The thrill of Will to boost the ailing Western Force

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The Western Force can look forward to surviving on more than basic rations in 2013 with the news that gun scrum-half Will Genia will be crossing the Nullarbor to call the shots out west.

Firstly, credit must go to his slick management and their SAS-style management routines for somehow keeping the this information from the pencil vultures right up until the cat was released from the bag.

Secondly, homage to Genia for a bold and ballsy rugby decision. Obviously the sizeable boost in bread helps, but this is an adventurous move to an underachieving team from the comfort zone of a structure that made him a star.

And you can hear the rugby faithful in Western Australia begin to breathe again.

A couple of weeks ago, the joint was long-faced and looking potentially threadbare with the departure of coach Richard Graham and the grapevine suggesting that club icon David Pocock was also musing about nicking off inland.

The franchise and its believers were preparing for existence as a charitable organisation who would be running their business from beneath the rugby poverty line.

But if you believe in the domino theory, then this prodigious coup should ensure they will be living on a lot more than $2 worth of talent a day in 2013.

The Sunday morning rumour mill is now saying that Pocock is now on the verge of hanging around, which will give the Force a heap of pull and profile in and around the ruck as well as off the paddock.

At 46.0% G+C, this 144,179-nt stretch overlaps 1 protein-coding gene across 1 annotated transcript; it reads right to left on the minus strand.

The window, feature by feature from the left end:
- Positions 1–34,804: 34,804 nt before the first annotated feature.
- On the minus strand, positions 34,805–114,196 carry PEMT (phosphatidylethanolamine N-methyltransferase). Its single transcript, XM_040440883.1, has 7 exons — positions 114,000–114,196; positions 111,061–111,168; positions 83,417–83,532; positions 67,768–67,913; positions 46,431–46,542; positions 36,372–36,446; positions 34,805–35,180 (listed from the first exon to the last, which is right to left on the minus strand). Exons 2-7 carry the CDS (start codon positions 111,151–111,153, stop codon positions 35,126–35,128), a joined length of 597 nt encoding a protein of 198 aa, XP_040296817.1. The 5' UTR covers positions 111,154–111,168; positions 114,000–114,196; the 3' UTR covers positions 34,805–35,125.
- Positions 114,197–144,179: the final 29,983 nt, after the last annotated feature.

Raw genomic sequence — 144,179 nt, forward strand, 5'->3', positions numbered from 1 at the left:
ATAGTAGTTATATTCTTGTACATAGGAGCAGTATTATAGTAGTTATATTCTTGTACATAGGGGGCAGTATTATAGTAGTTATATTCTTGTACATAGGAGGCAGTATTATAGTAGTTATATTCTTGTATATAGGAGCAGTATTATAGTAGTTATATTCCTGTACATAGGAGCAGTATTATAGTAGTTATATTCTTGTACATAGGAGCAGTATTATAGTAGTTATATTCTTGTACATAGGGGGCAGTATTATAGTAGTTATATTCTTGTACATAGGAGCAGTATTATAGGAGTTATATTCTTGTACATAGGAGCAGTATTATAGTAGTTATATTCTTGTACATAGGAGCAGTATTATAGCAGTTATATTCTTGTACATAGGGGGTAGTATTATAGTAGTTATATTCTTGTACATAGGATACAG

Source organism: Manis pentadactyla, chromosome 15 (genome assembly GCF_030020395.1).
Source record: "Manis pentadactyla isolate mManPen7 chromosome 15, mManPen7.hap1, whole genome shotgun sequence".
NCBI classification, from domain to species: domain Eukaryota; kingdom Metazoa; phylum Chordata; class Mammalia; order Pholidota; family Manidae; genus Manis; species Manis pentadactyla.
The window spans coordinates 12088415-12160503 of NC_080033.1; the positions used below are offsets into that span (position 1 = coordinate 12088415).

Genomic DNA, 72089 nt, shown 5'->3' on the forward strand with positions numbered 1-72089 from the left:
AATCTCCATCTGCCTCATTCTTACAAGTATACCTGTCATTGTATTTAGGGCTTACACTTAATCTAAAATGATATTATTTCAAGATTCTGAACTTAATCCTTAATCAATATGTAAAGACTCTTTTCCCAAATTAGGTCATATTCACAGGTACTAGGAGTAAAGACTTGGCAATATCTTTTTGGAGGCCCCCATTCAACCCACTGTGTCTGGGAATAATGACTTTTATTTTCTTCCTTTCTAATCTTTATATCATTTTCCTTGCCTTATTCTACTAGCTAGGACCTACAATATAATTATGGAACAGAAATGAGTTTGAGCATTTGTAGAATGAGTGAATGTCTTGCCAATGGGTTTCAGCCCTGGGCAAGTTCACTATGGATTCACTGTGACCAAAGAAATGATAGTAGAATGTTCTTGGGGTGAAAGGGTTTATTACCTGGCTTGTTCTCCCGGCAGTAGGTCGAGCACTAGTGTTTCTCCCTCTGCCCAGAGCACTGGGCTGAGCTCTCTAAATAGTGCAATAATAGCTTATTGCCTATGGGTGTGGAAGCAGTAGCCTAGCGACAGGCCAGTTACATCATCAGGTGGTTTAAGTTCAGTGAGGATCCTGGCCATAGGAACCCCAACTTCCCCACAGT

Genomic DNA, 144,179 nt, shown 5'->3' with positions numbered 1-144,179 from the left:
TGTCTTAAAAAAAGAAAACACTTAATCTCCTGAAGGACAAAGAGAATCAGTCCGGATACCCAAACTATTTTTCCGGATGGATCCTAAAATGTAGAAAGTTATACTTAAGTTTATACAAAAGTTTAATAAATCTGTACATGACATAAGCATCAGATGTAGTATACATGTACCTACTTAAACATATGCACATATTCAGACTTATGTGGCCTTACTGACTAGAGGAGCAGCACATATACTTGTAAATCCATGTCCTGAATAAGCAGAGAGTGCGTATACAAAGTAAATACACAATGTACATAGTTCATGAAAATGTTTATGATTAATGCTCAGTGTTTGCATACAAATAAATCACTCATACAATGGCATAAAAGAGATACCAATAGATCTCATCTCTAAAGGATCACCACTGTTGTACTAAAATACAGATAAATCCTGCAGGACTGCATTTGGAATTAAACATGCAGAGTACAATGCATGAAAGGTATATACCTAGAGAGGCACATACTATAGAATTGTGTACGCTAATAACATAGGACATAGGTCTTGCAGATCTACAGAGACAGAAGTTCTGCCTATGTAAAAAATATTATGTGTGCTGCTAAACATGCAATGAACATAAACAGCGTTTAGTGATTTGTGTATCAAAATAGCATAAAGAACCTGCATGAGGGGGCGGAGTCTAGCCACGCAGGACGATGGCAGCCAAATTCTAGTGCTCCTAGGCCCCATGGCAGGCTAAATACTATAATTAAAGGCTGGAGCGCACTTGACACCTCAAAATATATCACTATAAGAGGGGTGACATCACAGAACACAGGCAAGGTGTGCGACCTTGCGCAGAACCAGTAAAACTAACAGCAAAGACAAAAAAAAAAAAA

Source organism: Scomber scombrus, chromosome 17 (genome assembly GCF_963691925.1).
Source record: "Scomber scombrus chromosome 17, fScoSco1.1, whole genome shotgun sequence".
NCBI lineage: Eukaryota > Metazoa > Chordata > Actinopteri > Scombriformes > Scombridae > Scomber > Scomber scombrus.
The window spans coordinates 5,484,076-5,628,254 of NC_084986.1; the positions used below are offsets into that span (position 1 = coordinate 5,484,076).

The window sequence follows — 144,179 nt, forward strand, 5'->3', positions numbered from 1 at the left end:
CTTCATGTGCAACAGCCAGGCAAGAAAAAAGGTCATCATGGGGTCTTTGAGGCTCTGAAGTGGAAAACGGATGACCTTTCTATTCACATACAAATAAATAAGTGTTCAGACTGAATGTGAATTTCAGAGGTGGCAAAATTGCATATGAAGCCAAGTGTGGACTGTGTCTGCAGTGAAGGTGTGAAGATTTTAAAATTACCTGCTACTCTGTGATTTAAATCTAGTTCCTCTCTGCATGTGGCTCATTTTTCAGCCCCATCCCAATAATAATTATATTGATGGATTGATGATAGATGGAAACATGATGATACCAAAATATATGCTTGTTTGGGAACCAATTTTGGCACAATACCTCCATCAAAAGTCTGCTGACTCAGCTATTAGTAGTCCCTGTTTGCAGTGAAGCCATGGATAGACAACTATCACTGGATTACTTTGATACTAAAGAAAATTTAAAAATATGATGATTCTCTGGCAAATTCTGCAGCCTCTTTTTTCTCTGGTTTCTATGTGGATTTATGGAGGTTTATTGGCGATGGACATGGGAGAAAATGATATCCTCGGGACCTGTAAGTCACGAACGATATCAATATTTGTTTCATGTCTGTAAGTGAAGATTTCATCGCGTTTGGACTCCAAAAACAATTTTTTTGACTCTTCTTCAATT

With Genia setting up digs in Perth and Pocock deciding to hang, there’s no doubting that the Force brand will go from being unattractive and far-flung to a pheromone-surging plausible performer and a tangy carrot to the best available coaching talent to replace the departed Graham.

Ditto for any available high-profile players who are considering a change of employer.

This is the defibrillation that the Western Force needs.

Their committed and hardy fan-base, who turn up in good numbers every home game, deserve this type of signing to remind them that their club is seen as a professional and potentially successful place by top-line players.

The club currently treads water in Super Rugby, which is laudable considering their budget playing list.

They need the habit of winning to shore up their profile in the West, and expensive items with champion pedigree like Genia will go a long way to making that happen.

Dane was named best and fairest in the 2004 Bathurst mixed indoor cricket competition. With nothing in the game left to achieve, he immediately retired at his peak to a reclusive life ensconced in the velvet of organised contests. Catch the man here: @eld2_0

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